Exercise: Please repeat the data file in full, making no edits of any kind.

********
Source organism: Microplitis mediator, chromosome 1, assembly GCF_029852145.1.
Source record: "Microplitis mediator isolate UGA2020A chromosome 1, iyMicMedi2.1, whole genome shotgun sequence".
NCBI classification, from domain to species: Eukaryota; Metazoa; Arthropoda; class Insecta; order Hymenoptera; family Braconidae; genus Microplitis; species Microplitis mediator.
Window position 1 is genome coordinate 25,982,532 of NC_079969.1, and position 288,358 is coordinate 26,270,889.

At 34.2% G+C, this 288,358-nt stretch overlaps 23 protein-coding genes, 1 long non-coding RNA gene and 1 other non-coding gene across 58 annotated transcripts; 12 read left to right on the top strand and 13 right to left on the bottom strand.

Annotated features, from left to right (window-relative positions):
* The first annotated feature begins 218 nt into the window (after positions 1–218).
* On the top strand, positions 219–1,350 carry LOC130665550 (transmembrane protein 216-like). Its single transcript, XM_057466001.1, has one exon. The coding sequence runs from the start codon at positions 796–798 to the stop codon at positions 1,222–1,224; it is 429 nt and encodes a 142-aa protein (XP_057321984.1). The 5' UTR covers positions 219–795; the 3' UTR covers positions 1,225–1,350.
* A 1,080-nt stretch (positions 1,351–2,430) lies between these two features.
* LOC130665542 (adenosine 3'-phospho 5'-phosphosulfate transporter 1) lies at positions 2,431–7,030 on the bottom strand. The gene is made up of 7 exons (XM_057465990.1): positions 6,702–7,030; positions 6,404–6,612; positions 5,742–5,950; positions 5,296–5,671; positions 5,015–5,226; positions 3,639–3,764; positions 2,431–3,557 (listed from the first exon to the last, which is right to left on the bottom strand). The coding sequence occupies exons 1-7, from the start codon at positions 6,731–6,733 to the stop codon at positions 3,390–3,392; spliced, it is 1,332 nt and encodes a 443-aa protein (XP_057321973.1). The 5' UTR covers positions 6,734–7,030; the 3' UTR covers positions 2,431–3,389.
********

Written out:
Source organism: Microplitis mediator, chromosome 1, assembly GCF_029852145.1.
Source record: "Microplitis mediator isolate UGA2020A chromosome 1, iyMicMedi2.1, whole genome shotgun sequence".
NCBI classification, from domain to species: Eukaryota; Metazoa; Arthropoda; class Insecta; order Hymenoptera; family Braconidae; genus Microplitis; species Microplitis mediator.
Window position 1 is genome coordinate 25,982,532 of NC_079969.1, and position 288,358 is coordinate 26,270,889.

At 34.2% G+C, this 288,358-nt stretch overlaps 23 protein-coding genes, 1 long non-coding RNA gene and 1 other non-coding gene across 58 annotated transcripts; 12 read left to right on the top strand and 13 right to left on the bottom strand.

Annotated features, from left to right (window-relative positions):
* The first annotated feature begins 218 nt into the window (after positions 1–218).
* On the top strand, positions 219–1,350 carry LOC130665550 (transmembrane protein 216-like). Its single transcript, XM_057466001.1, has one exon. The coding sequence runs from the start codon at positions 796–798 to the stop codon at positions 1,222–1,224; it is 429 nt and encodes a 142-aa protein (XP_057321984.1). The 5' UTR covers positions 219–795; the 3' UTR covers positions 1,225–1,350.
* A 1,080-nt stretch (positions 1,351–2,430) lies between these two features.
* LOC130665542 (adenosine 3'-phospho 5'-phosphosulfate transporter 1) lies at positions 2,431–7,030 on the bottom strand. The gene is made up of 7 exons (XM_057465990.1): positions 6,702–7,030; positions 6,404–6,612; positions 5,742–5,950; positions 5,296–5,671; positions 5,015–5,226; positions 3,639–3,764; positions 2,431–3,557 (listed from the first exon to the last, which is right to left on the bottom strand). The coding sequence occupies exons 1-7, from the start codon at positions 6,731–6,733 to the stop codon at positions 3,390–3,392; spliced, it is 1,332 nt and encodes a 443-aa protein (XP_057321973.1). The 5' UTR covers positions 6,734–7,030; the 3' UTR covers positions 2,431–3,389.